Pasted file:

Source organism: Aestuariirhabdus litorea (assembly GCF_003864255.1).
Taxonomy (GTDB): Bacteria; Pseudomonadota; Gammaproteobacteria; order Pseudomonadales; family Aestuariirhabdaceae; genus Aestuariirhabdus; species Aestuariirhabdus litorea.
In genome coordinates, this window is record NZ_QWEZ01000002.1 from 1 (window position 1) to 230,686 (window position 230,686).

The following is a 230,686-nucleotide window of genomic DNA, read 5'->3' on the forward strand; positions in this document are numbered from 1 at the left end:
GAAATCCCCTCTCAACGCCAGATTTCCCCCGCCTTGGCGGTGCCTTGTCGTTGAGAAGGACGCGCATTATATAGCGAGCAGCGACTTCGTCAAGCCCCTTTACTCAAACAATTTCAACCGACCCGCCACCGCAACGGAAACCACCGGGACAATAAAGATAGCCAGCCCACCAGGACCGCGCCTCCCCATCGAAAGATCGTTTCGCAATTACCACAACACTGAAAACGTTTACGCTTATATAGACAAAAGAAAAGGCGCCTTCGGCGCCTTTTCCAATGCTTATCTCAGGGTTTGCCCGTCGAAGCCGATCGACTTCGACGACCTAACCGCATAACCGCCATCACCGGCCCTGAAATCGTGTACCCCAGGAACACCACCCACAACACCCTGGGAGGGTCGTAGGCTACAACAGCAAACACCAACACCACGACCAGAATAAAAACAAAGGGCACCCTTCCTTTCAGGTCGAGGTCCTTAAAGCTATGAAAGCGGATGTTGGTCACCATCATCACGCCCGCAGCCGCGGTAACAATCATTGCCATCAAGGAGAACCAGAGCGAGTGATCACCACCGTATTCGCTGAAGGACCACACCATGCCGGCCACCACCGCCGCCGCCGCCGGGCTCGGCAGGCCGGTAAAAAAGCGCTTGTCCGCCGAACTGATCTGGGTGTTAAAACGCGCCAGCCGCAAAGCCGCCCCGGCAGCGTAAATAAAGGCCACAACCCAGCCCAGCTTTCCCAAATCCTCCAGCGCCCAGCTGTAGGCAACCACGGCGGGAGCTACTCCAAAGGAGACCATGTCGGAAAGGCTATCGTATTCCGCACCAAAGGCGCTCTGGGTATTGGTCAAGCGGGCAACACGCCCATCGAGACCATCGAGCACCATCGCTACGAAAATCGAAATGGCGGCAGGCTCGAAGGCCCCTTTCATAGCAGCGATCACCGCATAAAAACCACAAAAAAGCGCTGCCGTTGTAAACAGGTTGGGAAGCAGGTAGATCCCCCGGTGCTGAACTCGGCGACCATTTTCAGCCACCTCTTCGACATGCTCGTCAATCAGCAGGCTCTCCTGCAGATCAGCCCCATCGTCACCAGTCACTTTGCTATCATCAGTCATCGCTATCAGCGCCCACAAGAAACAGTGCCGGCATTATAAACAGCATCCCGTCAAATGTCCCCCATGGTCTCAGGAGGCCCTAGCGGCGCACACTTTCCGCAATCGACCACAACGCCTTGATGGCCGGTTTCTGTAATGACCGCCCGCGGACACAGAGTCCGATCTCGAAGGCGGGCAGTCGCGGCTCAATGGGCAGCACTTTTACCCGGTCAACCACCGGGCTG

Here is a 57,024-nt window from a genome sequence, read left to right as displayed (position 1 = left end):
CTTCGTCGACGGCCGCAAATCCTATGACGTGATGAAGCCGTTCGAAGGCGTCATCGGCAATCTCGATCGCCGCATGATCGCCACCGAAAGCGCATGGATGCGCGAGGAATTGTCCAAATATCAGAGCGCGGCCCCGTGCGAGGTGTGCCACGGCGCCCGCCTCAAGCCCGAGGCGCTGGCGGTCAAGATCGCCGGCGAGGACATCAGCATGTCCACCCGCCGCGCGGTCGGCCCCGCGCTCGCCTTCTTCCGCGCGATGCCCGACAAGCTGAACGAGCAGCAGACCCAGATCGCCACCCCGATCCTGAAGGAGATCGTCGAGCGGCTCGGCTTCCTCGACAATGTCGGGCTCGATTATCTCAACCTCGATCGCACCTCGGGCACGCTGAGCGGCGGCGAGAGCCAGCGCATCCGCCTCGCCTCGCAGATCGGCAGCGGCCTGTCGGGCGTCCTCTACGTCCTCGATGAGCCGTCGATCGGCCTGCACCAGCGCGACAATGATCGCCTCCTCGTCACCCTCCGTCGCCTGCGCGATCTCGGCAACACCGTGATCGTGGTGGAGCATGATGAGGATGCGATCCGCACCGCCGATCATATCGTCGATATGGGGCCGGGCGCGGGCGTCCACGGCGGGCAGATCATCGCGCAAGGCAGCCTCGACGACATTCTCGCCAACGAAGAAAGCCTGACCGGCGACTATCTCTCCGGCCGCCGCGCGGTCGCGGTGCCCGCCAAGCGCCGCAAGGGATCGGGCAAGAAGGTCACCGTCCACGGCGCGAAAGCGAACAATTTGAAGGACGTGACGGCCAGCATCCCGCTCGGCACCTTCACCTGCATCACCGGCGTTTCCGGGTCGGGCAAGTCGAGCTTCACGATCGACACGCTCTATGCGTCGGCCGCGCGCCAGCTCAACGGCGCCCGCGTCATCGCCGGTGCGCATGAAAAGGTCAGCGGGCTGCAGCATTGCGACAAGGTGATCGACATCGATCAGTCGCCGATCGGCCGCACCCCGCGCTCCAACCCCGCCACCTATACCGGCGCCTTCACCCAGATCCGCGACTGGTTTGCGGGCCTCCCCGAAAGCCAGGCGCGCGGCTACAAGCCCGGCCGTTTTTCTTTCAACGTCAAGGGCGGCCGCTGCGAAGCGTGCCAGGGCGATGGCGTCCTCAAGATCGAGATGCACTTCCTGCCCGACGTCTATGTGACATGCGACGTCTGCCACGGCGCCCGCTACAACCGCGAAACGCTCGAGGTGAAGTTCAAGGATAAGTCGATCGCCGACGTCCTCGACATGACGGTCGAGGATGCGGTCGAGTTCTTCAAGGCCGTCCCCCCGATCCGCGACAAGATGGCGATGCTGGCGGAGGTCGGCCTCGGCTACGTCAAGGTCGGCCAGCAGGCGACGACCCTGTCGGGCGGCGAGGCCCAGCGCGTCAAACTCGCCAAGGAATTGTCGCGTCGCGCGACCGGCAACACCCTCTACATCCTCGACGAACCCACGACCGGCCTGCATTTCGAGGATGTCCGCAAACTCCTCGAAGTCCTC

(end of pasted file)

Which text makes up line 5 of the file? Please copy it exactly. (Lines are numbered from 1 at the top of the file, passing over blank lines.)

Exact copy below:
GAAATCCCCTCTCAACGCCAGATTTCCCCCGCCTTGGCGGTGCCTTGTCGTTGAGAAGGACGCGCATTATATAGCGAGCAGCGACTTCGTCAAGCCCCTTTACTCAAACAATTTCAACCGACCCGCCACCGCAACGGAAACCACCGGGACAATAAAGATAGCCAGCCCACCAGGACCGCGCCTCCCCATCGAAAGATCGTTTCGCAATTACCACAACACTGAAAACGTTTACGCTTATATAGACAAAAGAAAAGGCGCCTTCGGCGCCTTTTCCAATGCTTATCTCAGGGTTTGCCCGTCGAAGCCGATCGACTTCGACGACCTAACCGCATAACCGCCATCACCGGCCCTGAAATCGTGTACCCCAGGAACACCACCCACAACACCCTGGGAGGGTCGTAGGCTACAACAGCAAACACCAACACCACGACCAGAATAAAAACAAAGGGCACCCTTCCTTTCAGGTCGAGGTCCTTAAAGCTATGAAAGCGGATGTTGGTCACCATCATCACGCCCGCAGCCGCGGTAACAATCATTGCCATCAAGGAGAACCAGAGCGAGTGATCACCACCGTATTCGCTGAAGGACCACACCATGCCGGCCACCACCGCCGCCGCCGCCGGGCTCGGCAGGCCGGTAAAAAAGCGCTTGTCCGCCGAACTGATCTGGGTGTTAAAACGCGCCAGCCGCAAAGCCGCCCCGGCAGCGTAAATAAAGGCCACAACCCAGCCCAGCTTTCCCAAATCCTCCAGCGCCCAGCTGTAGGCAACCACGGCGGGAGCTACTCCAAAGGAGACCATGTCGGAAAGGCTATCGTATTCCGCACCAAAGGCGCTCTGGGTATTGGTCAAGCGGGCAACACGCCCATCGAGACCATCGAGCACCATCGCTACGAAAATCGAAATGGCGGCAGGCTCGAAGGCCCCTTTCATAGCAGCGATCACCGCATAAAAACCACAAAAAAGCGCTGCCGTTGTAAACAGGTTGGGAAGCAGGTAGATCCCCCGGTGCTGAACTCGGCGACCATTTTCAGCCACCTCTTCGACATGCTCGTCAATCAGCAGGCTCTCCTGCAGATCAGCCCCATCGTCACCAGTCACTTTGCTATCATCAGTCATCGCTATCAGCGCCCACAAGAAACAGTGCCGGCATTATAAACAGCATCCCGTCAAATGTCCCCCATGGTCTCAGGAGGCCCTAGCGGCGCACACTTTCCGCAATCGACCACAACGCCTTGATGGCCGGTTTCTGTAATGACCGCCCGCGGACACAGAGTCCGATCTCGAAGGCGGGCAGTCGCGGCTCAATGGGCAGCACTTTTACCCGGTCAACCACCGGGCTG